Progress and Prospects in Parkinson's Research/Monitoring Parkinson's Disease

< Back to: Progress and Prospects in Parkinson's Research

This is a stub.  Please help develop it

This will be an overview of the topic of measuring the progression of Parkinson's, how it is attempted, the difficulties involved in improving the techniques and why it is important.

BackgroundEdit

An accurate,reliable and universally acceptable method of measuring Parkinson's Disease has yet to emerge. Such a system is important as it will:-

  • provide a basis for diagnosis;
  • enable the detection of pre-symptomatic patients;
  • allow the efficacy of prescribed therapies to be tested;
  • facilitate the compilation of disease progression histories for individual patients;
  • form a basis for testing new therapies;
  • eliminate current cases of misdiagnosis.

ResearchEdit

2009

Valeo [1] has reviewed the scope for finding PD biomarkers and identifies the following candidates:-

• Hyposmia testing (loss of smell)

• SPECT scans (to show dopamine reduction)

• Heart rate variability

• EKG reading of REM sleep disorder

• Breath tests for molecular markers

• Saliva tests of alpha synuclein levels

2012

Haas et al [2] have carried out an overview of PD biomarker research.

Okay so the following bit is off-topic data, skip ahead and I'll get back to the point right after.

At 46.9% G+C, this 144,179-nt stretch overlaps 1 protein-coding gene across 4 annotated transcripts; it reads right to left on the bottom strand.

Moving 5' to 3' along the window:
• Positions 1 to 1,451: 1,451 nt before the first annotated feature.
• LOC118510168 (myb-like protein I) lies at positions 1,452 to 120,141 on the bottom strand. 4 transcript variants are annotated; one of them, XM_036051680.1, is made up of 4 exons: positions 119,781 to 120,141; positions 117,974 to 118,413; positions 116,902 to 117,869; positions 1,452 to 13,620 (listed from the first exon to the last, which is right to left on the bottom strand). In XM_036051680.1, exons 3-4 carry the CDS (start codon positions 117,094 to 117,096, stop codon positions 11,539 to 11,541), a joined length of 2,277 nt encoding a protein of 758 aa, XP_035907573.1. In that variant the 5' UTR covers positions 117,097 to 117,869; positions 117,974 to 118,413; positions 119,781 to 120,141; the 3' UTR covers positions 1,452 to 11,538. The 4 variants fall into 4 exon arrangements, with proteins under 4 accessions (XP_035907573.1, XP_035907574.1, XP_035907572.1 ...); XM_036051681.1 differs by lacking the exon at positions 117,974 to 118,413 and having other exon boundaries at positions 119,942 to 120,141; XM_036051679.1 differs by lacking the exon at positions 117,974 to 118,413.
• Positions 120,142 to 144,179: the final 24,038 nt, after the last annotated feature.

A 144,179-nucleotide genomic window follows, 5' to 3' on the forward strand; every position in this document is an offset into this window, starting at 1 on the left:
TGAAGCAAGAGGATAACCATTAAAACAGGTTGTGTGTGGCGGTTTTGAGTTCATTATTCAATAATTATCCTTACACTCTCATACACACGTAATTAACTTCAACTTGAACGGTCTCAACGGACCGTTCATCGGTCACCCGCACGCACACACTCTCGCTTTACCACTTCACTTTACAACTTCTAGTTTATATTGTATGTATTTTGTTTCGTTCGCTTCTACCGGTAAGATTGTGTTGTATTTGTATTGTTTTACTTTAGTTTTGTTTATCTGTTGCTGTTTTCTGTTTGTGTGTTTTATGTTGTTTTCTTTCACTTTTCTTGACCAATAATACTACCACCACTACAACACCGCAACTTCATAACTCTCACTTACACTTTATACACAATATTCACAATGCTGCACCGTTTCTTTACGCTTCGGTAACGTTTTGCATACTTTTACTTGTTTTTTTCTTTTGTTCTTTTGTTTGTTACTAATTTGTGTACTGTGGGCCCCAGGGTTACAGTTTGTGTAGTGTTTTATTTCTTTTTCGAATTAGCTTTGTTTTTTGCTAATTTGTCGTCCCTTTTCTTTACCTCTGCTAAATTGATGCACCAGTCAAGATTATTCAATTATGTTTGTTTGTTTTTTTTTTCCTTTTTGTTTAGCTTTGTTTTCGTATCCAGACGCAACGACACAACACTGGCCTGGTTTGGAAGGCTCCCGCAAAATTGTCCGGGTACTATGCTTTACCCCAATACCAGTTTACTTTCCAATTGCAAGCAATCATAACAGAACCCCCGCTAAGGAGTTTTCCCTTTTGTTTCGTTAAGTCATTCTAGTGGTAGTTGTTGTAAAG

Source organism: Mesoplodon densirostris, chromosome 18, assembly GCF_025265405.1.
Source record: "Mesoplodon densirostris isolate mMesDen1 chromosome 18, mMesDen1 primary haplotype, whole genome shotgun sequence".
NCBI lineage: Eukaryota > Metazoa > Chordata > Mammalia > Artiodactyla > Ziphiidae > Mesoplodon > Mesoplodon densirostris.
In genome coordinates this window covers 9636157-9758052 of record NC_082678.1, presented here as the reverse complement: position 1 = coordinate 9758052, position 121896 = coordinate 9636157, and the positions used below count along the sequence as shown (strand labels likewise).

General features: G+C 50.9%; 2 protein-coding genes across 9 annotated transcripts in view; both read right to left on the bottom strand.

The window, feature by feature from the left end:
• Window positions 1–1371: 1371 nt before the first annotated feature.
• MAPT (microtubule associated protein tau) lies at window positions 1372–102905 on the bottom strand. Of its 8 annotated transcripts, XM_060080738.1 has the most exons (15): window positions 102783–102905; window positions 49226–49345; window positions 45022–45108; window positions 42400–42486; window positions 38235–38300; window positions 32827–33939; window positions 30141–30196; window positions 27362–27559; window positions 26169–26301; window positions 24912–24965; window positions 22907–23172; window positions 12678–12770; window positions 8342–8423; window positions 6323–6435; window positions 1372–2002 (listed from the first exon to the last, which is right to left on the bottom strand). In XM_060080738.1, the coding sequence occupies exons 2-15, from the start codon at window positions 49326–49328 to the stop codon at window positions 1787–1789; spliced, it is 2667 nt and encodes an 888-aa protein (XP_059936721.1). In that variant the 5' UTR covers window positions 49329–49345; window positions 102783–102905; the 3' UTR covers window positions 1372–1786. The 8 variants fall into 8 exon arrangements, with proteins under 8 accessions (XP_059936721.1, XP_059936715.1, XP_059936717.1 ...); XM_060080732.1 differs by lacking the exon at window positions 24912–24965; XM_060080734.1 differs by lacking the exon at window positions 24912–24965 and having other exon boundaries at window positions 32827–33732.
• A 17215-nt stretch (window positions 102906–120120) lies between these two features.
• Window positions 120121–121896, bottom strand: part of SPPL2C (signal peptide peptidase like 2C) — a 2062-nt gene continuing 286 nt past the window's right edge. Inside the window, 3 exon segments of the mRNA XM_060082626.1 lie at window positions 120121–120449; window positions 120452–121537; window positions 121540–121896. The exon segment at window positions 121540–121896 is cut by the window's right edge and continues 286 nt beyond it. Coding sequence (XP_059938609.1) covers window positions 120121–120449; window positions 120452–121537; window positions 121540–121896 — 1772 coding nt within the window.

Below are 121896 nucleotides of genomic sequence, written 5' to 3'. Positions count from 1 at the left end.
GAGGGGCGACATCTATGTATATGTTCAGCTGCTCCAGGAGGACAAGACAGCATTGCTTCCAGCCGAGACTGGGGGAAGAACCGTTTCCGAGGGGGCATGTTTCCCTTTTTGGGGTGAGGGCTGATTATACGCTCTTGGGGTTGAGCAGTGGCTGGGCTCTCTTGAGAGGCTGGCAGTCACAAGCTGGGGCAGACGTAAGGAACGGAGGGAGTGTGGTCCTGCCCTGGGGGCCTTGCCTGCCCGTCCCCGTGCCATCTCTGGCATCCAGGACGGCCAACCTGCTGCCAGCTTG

The best outlook for premotor PD biomarkers relies heavily on the rapid and reliable identification of premotor biomarkers with independent validation of biochemical markers the clinical cohort most likely to develop PD.

Related pagesEdit

< Back to: Progress and Prospects in Parkinson's Research

Sub pages:

Biomarkers, Measurement of Disease Progression

ReferencesEdit

<references>

  1. Valeo, Tom (2009) Full Text The Dana Foundation Seeking Biomarkers for Parkinson's Disease http://www.dana.org/news/features/detail.aspx?id=33640
  2. Haas, Bran R; Stewart, Tessandra H. and Zhang, Jing (2912) Full Text Translational Neurodegeneration 2012, 1:11Premotor biomarkers for Parkinson's disease - a promising direction of research Translational Neurodegeneration 2012, 1:11 http://www.translationalneurodegeneration.com/content/1/1/11